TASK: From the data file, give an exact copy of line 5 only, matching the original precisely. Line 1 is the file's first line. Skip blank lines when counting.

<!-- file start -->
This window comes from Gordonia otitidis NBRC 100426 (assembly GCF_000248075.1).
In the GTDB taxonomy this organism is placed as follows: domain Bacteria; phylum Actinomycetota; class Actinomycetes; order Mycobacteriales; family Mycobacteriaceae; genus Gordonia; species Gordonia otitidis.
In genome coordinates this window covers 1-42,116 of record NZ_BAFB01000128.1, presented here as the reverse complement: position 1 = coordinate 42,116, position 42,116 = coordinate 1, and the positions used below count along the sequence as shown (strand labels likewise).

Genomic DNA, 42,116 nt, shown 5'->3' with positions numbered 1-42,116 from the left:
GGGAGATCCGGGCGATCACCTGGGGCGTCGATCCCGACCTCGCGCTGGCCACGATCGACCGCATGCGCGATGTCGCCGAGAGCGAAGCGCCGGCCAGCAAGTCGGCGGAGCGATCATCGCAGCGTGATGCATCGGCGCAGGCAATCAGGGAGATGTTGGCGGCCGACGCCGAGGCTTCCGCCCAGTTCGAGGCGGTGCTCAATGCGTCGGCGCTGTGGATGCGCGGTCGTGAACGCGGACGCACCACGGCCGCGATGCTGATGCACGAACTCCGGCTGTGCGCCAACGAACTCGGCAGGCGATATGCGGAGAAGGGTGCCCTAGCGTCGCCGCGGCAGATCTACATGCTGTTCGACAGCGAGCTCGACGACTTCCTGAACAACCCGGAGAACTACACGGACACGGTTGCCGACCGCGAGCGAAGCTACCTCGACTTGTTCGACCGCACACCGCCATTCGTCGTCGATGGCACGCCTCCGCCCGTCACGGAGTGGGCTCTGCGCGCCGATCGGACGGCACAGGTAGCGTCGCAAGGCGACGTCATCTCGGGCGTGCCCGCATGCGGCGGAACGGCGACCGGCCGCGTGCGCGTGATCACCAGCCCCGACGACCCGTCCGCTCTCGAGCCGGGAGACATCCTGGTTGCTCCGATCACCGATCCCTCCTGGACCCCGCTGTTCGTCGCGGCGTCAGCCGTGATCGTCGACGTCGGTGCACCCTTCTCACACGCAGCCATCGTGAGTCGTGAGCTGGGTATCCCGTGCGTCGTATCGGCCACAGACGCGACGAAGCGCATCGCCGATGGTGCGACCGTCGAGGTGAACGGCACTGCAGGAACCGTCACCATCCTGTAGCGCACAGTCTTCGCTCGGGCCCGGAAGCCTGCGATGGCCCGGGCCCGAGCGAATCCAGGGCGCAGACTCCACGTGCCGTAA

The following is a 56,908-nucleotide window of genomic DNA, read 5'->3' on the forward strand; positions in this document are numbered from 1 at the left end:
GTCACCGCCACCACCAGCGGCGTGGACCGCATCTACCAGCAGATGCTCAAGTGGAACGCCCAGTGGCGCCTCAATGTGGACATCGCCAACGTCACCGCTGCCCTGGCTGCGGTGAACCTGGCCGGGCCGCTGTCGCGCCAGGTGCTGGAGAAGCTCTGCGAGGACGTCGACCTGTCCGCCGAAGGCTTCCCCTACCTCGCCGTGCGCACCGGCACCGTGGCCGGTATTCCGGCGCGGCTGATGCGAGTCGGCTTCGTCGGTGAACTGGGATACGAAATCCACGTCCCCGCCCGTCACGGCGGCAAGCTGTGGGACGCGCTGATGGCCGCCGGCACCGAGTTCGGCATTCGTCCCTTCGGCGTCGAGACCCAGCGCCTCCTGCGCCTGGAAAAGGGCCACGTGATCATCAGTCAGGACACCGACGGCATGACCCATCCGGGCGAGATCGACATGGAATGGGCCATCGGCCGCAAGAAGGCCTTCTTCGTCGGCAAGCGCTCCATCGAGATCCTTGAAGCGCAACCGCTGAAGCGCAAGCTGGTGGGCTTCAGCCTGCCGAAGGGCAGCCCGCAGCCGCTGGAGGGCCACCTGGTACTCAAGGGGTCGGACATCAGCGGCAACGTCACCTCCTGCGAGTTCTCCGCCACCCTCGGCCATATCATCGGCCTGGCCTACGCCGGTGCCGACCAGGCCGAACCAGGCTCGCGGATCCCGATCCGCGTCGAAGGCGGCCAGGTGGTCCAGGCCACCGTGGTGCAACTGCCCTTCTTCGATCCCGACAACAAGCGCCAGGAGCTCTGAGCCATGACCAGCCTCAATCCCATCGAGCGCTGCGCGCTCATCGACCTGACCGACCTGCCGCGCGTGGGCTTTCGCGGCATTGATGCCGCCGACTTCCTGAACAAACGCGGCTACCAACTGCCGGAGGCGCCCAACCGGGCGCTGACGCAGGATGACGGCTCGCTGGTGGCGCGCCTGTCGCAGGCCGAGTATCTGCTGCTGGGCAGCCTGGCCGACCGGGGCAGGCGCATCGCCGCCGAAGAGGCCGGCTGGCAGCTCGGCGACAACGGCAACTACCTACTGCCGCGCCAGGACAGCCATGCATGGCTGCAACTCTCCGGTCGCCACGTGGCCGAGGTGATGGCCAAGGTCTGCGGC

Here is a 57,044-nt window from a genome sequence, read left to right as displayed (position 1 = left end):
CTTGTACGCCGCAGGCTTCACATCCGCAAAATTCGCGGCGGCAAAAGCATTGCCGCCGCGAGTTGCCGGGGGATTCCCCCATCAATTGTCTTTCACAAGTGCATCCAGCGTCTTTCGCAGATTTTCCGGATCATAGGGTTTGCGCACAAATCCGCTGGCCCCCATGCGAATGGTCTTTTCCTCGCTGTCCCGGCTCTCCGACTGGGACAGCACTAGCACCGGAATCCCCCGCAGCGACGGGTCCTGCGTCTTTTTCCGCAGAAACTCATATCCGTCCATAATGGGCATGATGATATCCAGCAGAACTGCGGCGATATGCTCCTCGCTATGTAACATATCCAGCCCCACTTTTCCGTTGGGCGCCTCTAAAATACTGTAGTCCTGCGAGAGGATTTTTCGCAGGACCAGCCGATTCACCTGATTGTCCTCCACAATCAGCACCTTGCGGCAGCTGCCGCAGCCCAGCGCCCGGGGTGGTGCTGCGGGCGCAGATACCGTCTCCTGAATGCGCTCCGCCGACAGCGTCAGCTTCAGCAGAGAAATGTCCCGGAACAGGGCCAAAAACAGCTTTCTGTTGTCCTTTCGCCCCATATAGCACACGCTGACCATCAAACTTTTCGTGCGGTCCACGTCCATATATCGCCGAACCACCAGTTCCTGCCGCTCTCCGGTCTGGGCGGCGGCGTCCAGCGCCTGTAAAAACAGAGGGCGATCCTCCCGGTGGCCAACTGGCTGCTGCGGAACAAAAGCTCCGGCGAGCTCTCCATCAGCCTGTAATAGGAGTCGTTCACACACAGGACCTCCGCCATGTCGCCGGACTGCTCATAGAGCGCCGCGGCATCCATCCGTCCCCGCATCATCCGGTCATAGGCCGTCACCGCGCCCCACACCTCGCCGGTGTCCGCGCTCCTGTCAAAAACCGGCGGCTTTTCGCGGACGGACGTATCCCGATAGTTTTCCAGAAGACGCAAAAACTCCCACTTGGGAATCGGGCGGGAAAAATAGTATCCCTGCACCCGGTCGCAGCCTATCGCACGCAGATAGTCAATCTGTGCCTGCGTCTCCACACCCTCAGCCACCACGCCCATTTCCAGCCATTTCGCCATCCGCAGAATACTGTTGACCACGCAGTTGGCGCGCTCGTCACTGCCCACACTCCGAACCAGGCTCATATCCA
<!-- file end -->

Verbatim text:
GGGAGATCCGGGCGATCACCTGGGGCGTCGATCCCGACCTCGCGCTGGCCACGATCGACCGCATGCGCGATGTCGCCGAGAGCGAAGCGCCGGCCAGCAAGTCGGCGGAGCGATCATCGCAGCGTGATGCATCGGCGCAGGCAATCAGGGAGATGTTGGCGGCCGACGCCGAGGCTTCCGCCCAGTTCGAGGCGGTGCTCAATGCGTCGGCGCTGTGGATGCGCGGTCGTGAACGCGGACGCACCACGGCCGCGATGCTGATGCACGAACTCCGGCTGTGCGCCAACGAACTCGGCAGGCGATATGCGGAGAAGGGTGCCCTAGCGTCGCCGCGGCAGATCTACATGCTGTTCGACAGCGAGCTCGACGACTTCCTGAACAACCCGGAGAACTACACGGACACGGTTGCCGACCGCGAGCGAAGCTACCTCGACTTGTTCGACCGCACACCGCCATTCGTCGTCGATGGCACGCCTCCGCCCGTCACGGAGTGGGCTCTGCGCGCCGATCGGACGGCACAGGTAGCGTCGCAAGGCGACGTCATCTCGGGCGTGCCCGCATGCGGCGGAACGGCGACCGGCCGCGTGCGCGTGATCACCAGCCCCGACGACCCGTCCGCTCTCGAGCCGGGAGACATCCTGGTTGCTCCGATCACCGATCCCTCCTGGACCCCGCTGTTCGTCGCGGCGTCAGCCGTGATCGTCGACGTCGGTGCACCCTTCTCACACGCAGCCATCGTGAGTCGTGAGCTGGGTATCCCGTGCGTCGTATCGGCCACAGACGCGACGAAGCGCATCGCCGATGGTGCGACCGTCGAGGTGAACGGCACTGCAGGAACCGTCACCATCCTGTAGCGCACAGTCTTCGCTCGGGCCCGGAAGCCTGCGATGGCCCGGGCCCGAGCGAATCCAGGGCGCAGACTCCACGTGCCGTAA